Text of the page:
Philippines-China relations

View from Manila: Why isn’t China confirming the next South China Sea meeting with Philippines? 

Bea Cupin

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View from Manila: Why isn’t China confirming the next South China Sea meeting with Philippines? 

WATER CANNONS IN AYUNGIN. Two China Coast Guard ships train their water cannons onto the Unaizah May 4 (between the two Chinese ships), a wooden boat used to bring supplies to the BRP Sierra Madre. Vice Admiral Alberto Carlos was on board the Unaizah May during this mission.

Screenshot from PCG video

(1st UPDATE) In President Marcos' home province, Ilocos Norte, PH and US troops play out an invasion scenario and sink a China-made oil tanker for Balikatan 2024

LAOAG CITY – If China believes in talk and diplomacy to manage tensions, then why isn’t it committing to a date for a dialogue on the West Philippine Sea? 

Different government sources confirmed that a meeting of the Bilateral Consultation Mechanism on the South China Sea (BCM-SCS) was being worked out for the first week of May 2024, just over three months after the two countries last convened in Shanghai, China

The problem is, China doesn’t seem to want to commit to a date. 

The Department of Foreign Affairs (DFA), in a statement on Sunday, May 5, alluded to Beijing’s lack of commitment. 

“The Philippines has been earnest in seeking ways to reduce tensions with China through established diplomatic channels. If China is serious about properly managing the differences at sea, we urge China to favorably consider the standing Philippine invitation to convene the next meeting of the BCM-SCS as soon as possible,” said the DFA.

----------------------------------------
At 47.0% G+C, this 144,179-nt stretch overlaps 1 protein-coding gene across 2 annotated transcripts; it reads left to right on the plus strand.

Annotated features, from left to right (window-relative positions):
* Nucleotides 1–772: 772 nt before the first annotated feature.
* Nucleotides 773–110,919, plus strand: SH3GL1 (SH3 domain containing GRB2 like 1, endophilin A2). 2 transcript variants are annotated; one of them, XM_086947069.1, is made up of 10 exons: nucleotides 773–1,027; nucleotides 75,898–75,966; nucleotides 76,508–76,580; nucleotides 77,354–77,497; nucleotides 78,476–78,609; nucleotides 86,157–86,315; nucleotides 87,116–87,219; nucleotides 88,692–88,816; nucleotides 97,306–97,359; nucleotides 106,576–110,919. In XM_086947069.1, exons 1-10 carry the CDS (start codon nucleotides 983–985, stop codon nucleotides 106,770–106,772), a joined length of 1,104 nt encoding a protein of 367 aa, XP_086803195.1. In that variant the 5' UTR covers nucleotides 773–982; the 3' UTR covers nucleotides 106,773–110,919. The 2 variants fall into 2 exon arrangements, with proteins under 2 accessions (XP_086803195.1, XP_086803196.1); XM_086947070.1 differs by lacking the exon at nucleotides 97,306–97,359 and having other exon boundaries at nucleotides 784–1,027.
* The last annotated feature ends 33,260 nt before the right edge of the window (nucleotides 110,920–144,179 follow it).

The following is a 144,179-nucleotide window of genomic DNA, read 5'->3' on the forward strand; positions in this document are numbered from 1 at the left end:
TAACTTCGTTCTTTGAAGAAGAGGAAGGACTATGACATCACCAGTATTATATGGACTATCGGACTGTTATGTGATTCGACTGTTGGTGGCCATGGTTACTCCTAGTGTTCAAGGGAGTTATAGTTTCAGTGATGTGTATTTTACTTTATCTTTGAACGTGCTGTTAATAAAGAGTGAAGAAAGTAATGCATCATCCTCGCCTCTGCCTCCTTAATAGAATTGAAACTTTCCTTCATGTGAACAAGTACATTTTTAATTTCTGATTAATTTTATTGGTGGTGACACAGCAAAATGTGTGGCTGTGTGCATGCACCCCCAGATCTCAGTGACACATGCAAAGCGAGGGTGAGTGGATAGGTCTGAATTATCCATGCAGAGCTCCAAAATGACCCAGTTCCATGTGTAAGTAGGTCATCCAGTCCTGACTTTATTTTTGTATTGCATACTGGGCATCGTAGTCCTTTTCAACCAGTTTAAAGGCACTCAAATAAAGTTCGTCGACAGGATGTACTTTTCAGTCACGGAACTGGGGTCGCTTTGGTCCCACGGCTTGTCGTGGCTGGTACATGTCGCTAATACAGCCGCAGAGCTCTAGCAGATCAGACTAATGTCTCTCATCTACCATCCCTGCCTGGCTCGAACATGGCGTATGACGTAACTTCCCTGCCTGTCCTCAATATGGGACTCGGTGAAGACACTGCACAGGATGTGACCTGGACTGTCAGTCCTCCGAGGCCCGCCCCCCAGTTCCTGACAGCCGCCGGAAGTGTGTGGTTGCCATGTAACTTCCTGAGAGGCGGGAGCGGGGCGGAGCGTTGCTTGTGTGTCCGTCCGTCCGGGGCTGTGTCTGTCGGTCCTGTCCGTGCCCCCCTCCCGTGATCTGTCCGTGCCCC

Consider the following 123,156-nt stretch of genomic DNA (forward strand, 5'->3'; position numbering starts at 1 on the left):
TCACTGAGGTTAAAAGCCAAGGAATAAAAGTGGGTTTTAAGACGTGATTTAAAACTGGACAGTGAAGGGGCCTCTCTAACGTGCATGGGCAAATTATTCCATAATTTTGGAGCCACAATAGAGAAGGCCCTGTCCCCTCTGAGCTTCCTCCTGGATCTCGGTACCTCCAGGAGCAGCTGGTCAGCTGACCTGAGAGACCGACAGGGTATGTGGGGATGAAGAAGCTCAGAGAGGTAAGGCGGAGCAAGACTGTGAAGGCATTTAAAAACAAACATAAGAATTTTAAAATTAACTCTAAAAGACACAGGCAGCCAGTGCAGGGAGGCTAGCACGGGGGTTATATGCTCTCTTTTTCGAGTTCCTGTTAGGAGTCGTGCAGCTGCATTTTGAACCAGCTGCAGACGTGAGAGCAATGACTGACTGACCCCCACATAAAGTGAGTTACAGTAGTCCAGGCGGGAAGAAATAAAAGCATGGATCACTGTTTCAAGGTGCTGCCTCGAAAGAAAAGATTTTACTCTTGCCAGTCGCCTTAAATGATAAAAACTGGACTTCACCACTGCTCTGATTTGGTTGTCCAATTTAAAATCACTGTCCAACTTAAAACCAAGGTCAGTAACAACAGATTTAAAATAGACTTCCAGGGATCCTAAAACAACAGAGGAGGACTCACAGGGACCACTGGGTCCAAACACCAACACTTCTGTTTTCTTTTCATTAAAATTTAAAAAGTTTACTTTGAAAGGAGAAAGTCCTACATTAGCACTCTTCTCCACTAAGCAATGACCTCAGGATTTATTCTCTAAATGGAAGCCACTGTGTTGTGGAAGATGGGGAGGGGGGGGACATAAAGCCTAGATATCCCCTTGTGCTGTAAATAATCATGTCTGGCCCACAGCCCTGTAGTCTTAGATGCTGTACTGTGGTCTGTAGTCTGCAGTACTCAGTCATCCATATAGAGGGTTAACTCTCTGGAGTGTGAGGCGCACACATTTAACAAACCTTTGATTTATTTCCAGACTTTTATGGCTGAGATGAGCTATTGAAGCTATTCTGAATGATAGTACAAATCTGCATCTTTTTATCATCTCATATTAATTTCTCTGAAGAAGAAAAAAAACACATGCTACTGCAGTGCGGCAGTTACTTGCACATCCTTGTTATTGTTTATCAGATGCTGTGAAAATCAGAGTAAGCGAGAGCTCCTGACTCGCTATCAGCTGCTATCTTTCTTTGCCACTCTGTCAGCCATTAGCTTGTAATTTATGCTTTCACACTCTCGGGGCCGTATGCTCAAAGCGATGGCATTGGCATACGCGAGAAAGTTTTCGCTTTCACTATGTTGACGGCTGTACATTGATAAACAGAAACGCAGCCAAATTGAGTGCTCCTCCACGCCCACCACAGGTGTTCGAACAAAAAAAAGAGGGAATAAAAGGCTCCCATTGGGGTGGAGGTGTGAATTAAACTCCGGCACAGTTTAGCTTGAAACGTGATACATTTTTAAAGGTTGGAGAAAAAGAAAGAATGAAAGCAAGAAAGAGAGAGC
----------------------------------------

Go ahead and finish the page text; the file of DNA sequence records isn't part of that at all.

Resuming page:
Through the BCM, Philippine and Chinese envoys – headed by an undersecretary of the DFA – try to negotiate the two countries’ differences in the West Philippine Sea, or part of the South China Sea that includes the Philippines’ exclusive economic zone. 

“China stays committed to properly managing maritime differences with relevant parties through dialogue and consultation. Both sides are in communication for this meeting,” the Chinese embassy in Manila told Rappler, responding to the DFA statement. 

The last meeting, held in January 2024, concluded with a promise to improve maritime communication between both its diplomats and coast guards. While the resupply mission to the rusting BRP Sierra Madre in Ayungin Shoal in February went by smoothly, missions in March 2024 were not; the China Coast Guard used its water cannons on a navy-contracted ship, damaging it significantly. 

The DFA’s call was part of its statement answering claims made by the Chinese embassy about a supposed “new model’” on Ayungin Shoal made through the Armed Forces of the Philippines (AFP)’s Palawan-based Western Command. A week before, the same claims were made through an anonymous diplomatic source (according to Inquirer) and a “ranking Chinese official” (according to the Manila Times).